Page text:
Tuesday, November 10, 2015


With the benefit of hindsight I can say a few things about the rise and fall of Keystone XL.

First, about one of the ideas I've written about here that I think has held up best, Infrastructuralism. No lasting gains are going to come about through a carbon tax, trading system, or permit-selling regime. All of these will be subverted as soon as they take effect, if ever. The lasting changes come out when infrastructure is built or not built, because those choices lock in decisions for 30 years.

As Keystone XL illustrates, the major infrastructure-building decisions are never simply made by the magic of the marketplace. They only happen with the active cooperation of government. Even if government somehow absented itself from the decision, there would be no way to build a project like this without governmental use of eminent domain. So the public is already involved in approving or disapproving of all of these projects, no matter how much someone may tell you that they are the result of economic factors beyond our control.

The same goes for the simplistic statements about how commodities have a "global price", as if this just magically happens without extensive publicly supported building projects to make it happen. Without Keystone XL, that oil will have to be shipped by rail and truck, which are more expensive. There is nothing natural about a global price for something that doesn't vary as you cross geographic barriers: it only happens with massive public barrier-removing projects such as the various conflicts fought to keep the Strait of Hormuz open to tankers.

Politically, the story of Keystone XL is a story of -- what is the opposite of leadership? Followership, perhaps. It was always a decision that Obama could make on his own, which was exactly why it was a good issue for 350.org to take up. It dragged on for seven years, and only happened with the combination of a lame-duck President, a change of parties in power in Canada so that we wouldn't deeply offend anyone there, a back-off from the company sponsoring it in the form of their request to suspend, and an upcoming international conference before which Obama wanted some form of face-saving gesture for how little he's done.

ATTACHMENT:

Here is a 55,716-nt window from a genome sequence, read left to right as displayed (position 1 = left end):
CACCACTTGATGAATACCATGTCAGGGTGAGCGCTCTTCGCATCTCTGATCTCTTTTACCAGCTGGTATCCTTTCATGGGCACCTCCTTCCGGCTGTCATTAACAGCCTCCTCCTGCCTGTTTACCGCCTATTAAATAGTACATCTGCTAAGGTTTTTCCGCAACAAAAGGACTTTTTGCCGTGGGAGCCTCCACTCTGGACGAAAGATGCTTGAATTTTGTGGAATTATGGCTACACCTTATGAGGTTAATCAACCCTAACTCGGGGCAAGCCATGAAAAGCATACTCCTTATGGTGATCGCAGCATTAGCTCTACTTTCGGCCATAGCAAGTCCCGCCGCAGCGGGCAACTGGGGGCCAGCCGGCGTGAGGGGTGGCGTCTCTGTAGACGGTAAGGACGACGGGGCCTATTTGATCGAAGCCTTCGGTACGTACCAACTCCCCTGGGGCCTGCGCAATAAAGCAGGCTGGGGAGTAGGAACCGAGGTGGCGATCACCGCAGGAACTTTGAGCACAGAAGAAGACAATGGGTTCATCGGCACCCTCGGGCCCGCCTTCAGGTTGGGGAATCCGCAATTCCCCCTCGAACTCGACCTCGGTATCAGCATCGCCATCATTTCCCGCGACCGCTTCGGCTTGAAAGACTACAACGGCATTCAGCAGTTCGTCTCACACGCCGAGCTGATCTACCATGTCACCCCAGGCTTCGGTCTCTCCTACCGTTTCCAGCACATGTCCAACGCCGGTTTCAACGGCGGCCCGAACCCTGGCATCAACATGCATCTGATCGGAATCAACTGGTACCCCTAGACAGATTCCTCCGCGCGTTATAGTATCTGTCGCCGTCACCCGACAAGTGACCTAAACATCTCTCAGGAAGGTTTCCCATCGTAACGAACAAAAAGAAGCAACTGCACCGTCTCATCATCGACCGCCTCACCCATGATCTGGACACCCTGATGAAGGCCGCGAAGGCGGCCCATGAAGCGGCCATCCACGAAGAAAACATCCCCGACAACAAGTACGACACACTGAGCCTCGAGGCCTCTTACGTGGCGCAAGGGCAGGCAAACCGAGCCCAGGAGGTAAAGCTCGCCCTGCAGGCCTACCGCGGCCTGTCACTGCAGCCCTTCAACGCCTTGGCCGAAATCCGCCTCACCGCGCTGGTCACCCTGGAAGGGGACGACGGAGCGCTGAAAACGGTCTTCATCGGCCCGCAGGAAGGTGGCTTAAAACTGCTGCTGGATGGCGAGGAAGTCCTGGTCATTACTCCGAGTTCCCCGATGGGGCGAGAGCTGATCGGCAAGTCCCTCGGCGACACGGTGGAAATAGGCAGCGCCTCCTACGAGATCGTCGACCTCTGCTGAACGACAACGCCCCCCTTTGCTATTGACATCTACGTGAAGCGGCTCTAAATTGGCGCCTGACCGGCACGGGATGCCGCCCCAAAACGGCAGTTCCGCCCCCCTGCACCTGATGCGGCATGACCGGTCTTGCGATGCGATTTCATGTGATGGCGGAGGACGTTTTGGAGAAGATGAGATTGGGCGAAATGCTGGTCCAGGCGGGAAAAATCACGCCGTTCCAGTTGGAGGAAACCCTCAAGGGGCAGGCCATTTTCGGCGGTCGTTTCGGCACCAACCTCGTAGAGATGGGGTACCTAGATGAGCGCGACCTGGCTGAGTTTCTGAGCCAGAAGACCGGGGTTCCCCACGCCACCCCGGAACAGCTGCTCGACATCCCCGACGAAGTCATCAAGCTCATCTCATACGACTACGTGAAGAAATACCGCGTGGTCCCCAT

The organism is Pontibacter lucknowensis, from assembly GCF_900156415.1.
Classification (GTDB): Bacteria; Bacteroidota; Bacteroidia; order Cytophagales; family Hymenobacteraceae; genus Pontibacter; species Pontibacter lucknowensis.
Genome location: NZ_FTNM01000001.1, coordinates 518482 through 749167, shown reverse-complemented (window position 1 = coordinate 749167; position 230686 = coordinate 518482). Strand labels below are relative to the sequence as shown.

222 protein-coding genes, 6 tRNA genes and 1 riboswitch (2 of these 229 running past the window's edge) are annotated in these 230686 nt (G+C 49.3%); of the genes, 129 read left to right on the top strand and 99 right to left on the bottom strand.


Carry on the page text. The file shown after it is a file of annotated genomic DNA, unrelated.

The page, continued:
What else could have been done with those 7 years? Clearly, the Keystone XL decision has a large symbolic component, and is supposed to lead to increasingly easier decisions to stop infrastructure of this kind. But we can't wait another few years before the next major project is dropped. Making people spend nearly all of the available activist pool in the U.S. on this one project for 7 years was a major cost, one which Obama made us pay with the assistance of supposedly left groups like the AFL-CIO, which supported Keystone XL because of a few jobs. What's going to happen when we have to close down every coal mine? Because that's going to have to happen, sooner than you probably think.

Friday, January 2, 2015

literary criticism of Adam Roberts' work

I've written quite a bit about Adam Roberts' SF on this blog. I thought that it was finally time to collect it (including some material never posted on the blog) on a more permanent site whose home page is here. For the occasion, I've written a new piece on his novel Polystom.

From here down is a copy (without the full bibliography) of what's on the main site:

Some notes on reading Adam Roberts

Books that I've written about are linked below. Each of these essays is in a different formal style in keeping with the individual work that the essay is about.

  • Salt (2000)
  • On (2001)
  • Stone (2002)
  • Park Polar (novella) (2002)